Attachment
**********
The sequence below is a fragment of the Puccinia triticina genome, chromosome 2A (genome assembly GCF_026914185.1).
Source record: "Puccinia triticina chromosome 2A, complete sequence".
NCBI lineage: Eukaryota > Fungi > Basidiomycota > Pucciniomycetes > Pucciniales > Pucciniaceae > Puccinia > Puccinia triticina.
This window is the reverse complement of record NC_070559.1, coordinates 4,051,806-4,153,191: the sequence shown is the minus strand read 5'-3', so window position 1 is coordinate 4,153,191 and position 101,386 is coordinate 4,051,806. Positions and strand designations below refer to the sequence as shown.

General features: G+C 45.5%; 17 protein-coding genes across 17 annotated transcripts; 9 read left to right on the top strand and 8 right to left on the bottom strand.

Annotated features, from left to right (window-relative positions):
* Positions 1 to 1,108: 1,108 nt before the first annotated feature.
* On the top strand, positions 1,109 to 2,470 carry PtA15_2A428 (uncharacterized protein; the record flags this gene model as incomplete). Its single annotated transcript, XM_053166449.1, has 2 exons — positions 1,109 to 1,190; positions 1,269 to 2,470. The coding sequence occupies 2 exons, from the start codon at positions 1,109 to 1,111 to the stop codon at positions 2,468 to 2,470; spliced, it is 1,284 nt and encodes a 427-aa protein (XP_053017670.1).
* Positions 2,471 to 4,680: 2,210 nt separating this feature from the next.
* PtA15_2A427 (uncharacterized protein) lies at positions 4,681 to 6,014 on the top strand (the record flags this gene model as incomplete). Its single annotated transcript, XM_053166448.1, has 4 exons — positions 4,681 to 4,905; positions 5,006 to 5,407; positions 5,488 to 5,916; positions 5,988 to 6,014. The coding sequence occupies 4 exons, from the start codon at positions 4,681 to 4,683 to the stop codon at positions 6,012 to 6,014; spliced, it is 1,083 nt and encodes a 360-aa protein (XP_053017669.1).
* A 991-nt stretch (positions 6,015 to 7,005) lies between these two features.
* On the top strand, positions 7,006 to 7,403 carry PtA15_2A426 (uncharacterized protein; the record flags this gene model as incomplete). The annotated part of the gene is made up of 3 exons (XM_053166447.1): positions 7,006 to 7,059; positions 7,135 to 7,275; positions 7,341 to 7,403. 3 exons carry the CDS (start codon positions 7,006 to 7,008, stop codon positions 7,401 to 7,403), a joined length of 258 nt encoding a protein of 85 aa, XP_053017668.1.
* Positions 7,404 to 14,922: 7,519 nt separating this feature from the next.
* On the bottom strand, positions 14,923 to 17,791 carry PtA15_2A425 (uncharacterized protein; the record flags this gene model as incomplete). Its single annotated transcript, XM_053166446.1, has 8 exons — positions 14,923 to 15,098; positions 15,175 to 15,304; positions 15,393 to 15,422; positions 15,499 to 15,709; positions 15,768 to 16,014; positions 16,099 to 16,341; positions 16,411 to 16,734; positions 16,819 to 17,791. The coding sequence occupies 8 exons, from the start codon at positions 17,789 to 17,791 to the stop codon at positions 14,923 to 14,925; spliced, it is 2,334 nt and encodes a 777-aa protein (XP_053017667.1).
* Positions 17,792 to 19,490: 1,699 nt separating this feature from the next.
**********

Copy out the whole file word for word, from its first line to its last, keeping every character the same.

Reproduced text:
The sequence below is a fragment of the Puccinia triticina genome, chromosome 2A (genome assembly GCF_026914185.1).
Source record: "Puccinia triticina chromosome 2A, complete sequence".
NCBI lineage: Eukaryota > Fungi > Basidiomycota > Pucciniomycetes > Pucciniales > Pucciniaceae > Puccinia > Puccinia triticina.
This window is the reverse complement of record NC_070559.1, coordinates 4,051,806-4,153,191: the sequence shown is the minus strand read 5'-3', so window position 1 is coordinate 4,153,191 and position 101,386 is coordinate 4,051,806. Positions and strand designations below refer to the sequence as shown.

General features: G+C 45.5%; 17 protein-coding genes across 17 annotated transcripts; 9 read left to right on the top strand and 8 right to left on the bottom strand.

Annotated features, from left to right (window-relative positions):
* Positions 1 to 1,108: 1,108 nt before the first annotated feature.
* On the top strand, positions 1,109 to 2,470 carry PtA15_2A428 (uncharacterized protein; the record flags this gene model as incomplete). Its single annotated transcript, XM_053166449.1, has 2 exons — positions 1,109 to 1,190; positions 1,269 to 2,470. The coding sequence occupies 2 exons, from the start codon at positions 1,109 to 1,111 to the stop codon at positions 2,468 to 2,470; spliced, it is 1,284 nt and encodes a 427-aa protein (XP_053017670.1).
* Positions 2,471 to 4,680: 2,210 nt separating this feature from the next.
* PtA15_2A427 (uncharacterized protein) lies at positions 4,681 to 6,014 on the top strand (the record flags this gene model as incomplete). Its single annotated transcript, XM_053166448.1, has 4 exons — positions 4,681 to 4,905; positions 5,006 to 5,407; positions 5,488 to 5,916; positions 5,988 to 6,014. The coding sequence occupies 4 exons, from the start codon at positions 4,681 to 4,683 to the stop codon at positions 6,012 to 6,014; spliced, it is 1,083 nt and encodes a 360-aa protein (XP_053017669.1).
* A 991-nt stretch (positions 6,015 to 7,005) lies between these two features.
* On the top strand, positions 7,006 to 7,403 carry PtA15_2A426 (uncharacterized protein; the record flags this gene model as incomplete). The annotated part of the gene is made up of 3 exons (XM_053166447.1): positions 7,006 to 7,059; positions 7,135 to 7,275; positions 7,341 to 7,403. 3 exons carry the CDS (start codon positions 7,006 to 7,008, stop codon positions 7,401 to 7,403), a joined length of 258 nt encoding a protein of 85 aa, XP_053017668.1.
* Positions 7,404 to 14,922: 7,519 nt separating this feature from the next.
* On the bottom strand, positions 14,923 to 17,791 carry PtA15_2A425 (uncharacterized protein; the record flags this gene model as incomplete). Its single annotated transcript, XM_053166446.1, has 8 exons — positions 14,923 to 15,098; positions 15,175 to 15,304; positions 15,393 to 15,422; positions 15,499 to 15,709; positions 15,768 to 16,014; positions 16,099 to 16,341; positions 16,411 to 16,734; positions 16,819 to 17,791. The coding sequence occupies 8 exons, from the start codon at positions 17,789 to 17,791 to the stop codon at positions 14,923 to 14,925; spliced, it is 2,334 nt and encodes a 777-aa protein (XP_053017667.1).
* Positions 17,792 to 19,490: 1,699 nt separating this feature from the next.